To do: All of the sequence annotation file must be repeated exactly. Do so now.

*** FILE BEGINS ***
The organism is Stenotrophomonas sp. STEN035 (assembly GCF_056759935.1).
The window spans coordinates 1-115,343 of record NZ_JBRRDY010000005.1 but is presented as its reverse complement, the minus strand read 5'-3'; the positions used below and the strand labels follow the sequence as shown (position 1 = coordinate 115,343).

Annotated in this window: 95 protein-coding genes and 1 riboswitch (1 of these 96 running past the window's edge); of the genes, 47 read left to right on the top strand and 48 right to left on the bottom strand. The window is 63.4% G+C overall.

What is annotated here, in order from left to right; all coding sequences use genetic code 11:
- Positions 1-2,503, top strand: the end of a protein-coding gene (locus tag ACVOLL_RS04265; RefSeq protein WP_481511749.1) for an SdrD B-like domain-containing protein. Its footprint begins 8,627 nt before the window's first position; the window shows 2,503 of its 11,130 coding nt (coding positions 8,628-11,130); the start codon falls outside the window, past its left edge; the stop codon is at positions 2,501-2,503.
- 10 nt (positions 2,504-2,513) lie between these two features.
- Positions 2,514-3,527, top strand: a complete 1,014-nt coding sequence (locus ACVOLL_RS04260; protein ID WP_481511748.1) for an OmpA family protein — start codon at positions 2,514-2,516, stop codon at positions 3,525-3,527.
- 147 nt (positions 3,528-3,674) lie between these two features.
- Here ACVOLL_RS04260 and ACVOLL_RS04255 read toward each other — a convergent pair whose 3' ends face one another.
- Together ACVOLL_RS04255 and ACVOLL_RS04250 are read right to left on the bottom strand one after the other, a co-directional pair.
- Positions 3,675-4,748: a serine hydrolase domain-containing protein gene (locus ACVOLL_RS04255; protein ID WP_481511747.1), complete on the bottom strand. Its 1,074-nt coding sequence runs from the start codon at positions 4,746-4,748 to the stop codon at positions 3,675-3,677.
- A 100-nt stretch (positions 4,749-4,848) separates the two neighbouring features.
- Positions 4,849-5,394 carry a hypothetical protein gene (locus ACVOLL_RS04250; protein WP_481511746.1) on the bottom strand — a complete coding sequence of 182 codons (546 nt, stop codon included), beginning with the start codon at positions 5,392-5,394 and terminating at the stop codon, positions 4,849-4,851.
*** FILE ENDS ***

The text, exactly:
The organism is Stenotrophomonas sp. STEN035 (assembly GCF_056759935.1).
The window spans coordinates 1-115,343 of record NZ_JBRRDY010000005.1 but is presented as its reverse complement, the minus strand read 5'-3'; the positions used below and the strand labels follow the sequence as shown (position 1 = coordinate 115,343).

Annotated in this window: 95 protein-coding genes and 1 riboswitch (1 of these 96 running past the window's edge); of the genes, 47 read left to right on the top strand and 48 right to left on the bottom strand. The window is 63.4% G+C overall.

What is annotated here, in order from left to right; all coding sequences use genetic code 11:
- Positions 1-2,503, top strand: the end of a protein-coding gene (locus tag ACVOLL_RS04265; RefSeq protein WP_481511749.1) for an SdrD B-like domain-containing protein. Its footprint begins 8,627 nt before the window's first position; the window shows 2,503 of its 11,130 coding nt (coding positions 8,628-11,130); the start codon falls outside the window, past its left edge; the stop codon is at positions 2,501-2,503.
- 10 nt (positions 2,504-2,513) lie between these two features.
- Positions 2,514-3,527, top strand: a complete 1,014-nt coding sequence (locus ACVOLL_RS04260; protein ID WP_481511748.1) for an OmpA family protein — start codon at positions 2,514-2,516, stop codon at positions 3,525-3,527.
- 147 nt (positions 3,528-3,674) lie between these two features.
- Here ACVOLL_RS04260 and ACVOLL_RS04255 read toward each other — a convergent pair whose 3' ends face one another.
- Together ACVOLL_RS04255 and ACVOLL_RS04250 are read right to left on the bottom strand one after the other, a co-directional pair.
- Positions 3,675-4,748: a serine hydrolase domain-containing protein gene (locus ACVOLL_RS04255; protein ID WP_481511747.1), complete on the bottom strand. Its 1,074-nt coding sequence runs from the start codon at positions 4,746-4,748 to the stop codon at positions 3,675-3,677.
- A 100-nt stretch (positions 4,749-4,848) separates the two neighbouring features.
- Positions 4,849-5,394 carry a hypothetical protein gene (locus ACVOLL_RS04250; protein WP_481511746.1) on the bottom strand — a complete coding sequence of 182 codons (546 nt, stop codon included), beginning with the start codon at positions 5,392-5,394 and terminating at the stop codon, positions 4,849-4,851.